When it Rains, it Pours

With the slow, but steady departure of winter, one would think the warnings and watches of West Virginia weather would be in the rearview mirror. 

That is not always the case.

Arguably, West Virginia’s biggest threat when it comes to Mother Nature is flooding, and in the past few weeks, it seems like no one can listen to the weather forecast, without hearing the words “flood watch” included.

Once again, we are witnessing heavy, steady rains that can lead to potential flooding of creeks, streams, and rivers.

I felt like now would be a good time to refresh the blog readers minds’ on flood terminology, flood safety tips, and post some useful links with informative weather related information. 

Flood Watch:
Flooding is possible. Tune in to NOAA Weather Radio, commercial radio, or television for information.

Flash Flood Watch:
Flash flooding is possible. Be prepared to move to higher ground; listen to NOAA Weather Radio, commercial radio, or television for information.

Flood Warning:
Flooding is occurring or will occur soon; if advised to evacuate, do so immediately.

Flash Flood Warning:
A flash flood is occurring; seek higher ground on foot immediately

If flooding looks to be likely, you should do the following:

– Listen to the radio or television for information.

Be aware that flash flooding can occur. If there is any possibility of a flash flood, move immediately to higher ground. Do not wait for instructions to move.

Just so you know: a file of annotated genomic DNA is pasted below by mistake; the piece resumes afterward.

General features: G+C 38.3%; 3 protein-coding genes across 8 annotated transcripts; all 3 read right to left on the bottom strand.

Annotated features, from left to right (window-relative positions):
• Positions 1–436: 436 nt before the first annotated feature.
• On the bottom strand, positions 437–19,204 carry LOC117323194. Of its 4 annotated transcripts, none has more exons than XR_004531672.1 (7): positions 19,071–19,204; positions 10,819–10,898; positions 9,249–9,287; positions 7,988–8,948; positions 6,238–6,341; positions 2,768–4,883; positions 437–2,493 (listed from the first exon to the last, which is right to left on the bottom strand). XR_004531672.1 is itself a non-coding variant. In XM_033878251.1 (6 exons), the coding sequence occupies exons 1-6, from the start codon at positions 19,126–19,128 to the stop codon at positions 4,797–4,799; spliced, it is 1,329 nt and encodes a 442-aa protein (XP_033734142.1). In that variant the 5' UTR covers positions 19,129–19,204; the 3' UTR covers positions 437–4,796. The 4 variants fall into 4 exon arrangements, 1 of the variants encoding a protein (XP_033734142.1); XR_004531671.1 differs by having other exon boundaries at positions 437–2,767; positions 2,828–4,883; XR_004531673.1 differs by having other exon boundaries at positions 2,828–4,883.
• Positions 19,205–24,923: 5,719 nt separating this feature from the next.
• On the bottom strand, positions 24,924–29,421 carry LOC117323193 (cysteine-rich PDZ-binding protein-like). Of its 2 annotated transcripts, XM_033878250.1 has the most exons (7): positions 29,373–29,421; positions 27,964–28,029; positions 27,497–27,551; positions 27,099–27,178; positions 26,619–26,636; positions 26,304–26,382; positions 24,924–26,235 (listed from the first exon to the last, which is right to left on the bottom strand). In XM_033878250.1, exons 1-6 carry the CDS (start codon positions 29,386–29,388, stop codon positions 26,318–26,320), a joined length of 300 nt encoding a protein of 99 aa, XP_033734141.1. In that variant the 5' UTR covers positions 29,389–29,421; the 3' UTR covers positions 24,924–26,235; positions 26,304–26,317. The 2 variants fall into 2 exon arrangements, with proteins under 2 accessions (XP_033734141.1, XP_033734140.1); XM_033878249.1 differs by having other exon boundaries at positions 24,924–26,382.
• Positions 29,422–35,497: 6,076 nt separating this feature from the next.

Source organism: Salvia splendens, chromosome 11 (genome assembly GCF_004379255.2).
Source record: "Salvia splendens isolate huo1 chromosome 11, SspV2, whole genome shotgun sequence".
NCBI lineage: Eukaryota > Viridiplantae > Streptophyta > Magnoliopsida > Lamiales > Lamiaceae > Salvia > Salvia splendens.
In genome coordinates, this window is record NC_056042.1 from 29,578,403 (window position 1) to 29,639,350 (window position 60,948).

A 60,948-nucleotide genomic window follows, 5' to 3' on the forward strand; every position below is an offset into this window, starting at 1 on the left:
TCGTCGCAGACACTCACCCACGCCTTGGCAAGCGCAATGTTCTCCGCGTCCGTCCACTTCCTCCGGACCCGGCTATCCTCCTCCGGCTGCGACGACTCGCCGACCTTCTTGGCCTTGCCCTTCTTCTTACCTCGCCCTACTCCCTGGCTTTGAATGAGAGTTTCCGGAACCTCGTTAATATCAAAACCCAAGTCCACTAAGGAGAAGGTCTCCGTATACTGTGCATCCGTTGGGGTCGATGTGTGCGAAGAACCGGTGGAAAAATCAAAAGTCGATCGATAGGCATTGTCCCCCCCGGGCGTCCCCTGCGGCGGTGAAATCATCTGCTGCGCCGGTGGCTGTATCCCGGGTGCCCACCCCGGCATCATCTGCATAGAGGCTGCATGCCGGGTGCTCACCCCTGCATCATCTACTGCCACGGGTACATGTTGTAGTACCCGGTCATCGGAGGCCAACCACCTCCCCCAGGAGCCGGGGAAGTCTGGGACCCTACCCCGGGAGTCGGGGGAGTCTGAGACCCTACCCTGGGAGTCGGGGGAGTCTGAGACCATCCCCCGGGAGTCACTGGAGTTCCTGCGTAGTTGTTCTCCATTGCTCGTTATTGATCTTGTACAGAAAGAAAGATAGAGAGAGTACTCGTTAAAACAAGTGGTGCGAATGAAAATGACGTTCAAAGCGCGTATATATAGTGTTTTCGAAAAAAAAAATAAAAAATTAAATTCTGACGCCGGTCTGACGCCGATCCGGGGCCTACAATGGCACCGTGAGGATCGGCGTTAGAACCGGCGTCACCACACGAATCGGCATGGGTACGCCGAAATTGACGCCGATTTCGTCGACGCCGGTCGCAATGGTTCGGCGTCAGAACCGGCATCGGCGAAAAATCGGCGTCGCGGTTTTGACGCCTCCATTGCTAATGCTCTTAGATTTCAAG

Be aware of streams, drainage channels, canyons, and other areas known to flood suddenly. Flash floods can occur in these areas with or without such typical warnings as rain clouds or heavy rain.

If you must prepare to evacuate, you should do the following:

– Secure your home. If you have time, bring in outdoor furniture. Move essential items to an upper floor.

– Turn off utilities at the main switches or valves if instructed to do so. Disconnect electrical appliances. Do not touch electrical equipment if you are wet or standing in water.

If you have to leave your home, remember these evacuation tips:

– Do not walk through moving water. Six inches of moving water can make you fall. If you have to walk in water, walk where the water is not moving. Use a stick to check the firmness of the ground in front of you.

– Do not drive into flooded areas. If floodwaters rise around your car, abandon the car and move to higher ground if you can do so safely. You and the vehicle can be quickly swept away.

The following are important points to remember when driving in flood conditions:

– Six inches of water will reach the bottom of most passenger cars causing loss of control and possible stalling.

– A foot of water will float many vehicles.

– Two feet of rushing water can carry away most vehicles including sport utility vehicles (SUV’s) and pick-ups.

Flood terms and safety tips from www.fema.gov

To check out river levels head to: http://water.weather.gov/ahps2/hydrograph.php?wfo=pbz&gage=hano1 

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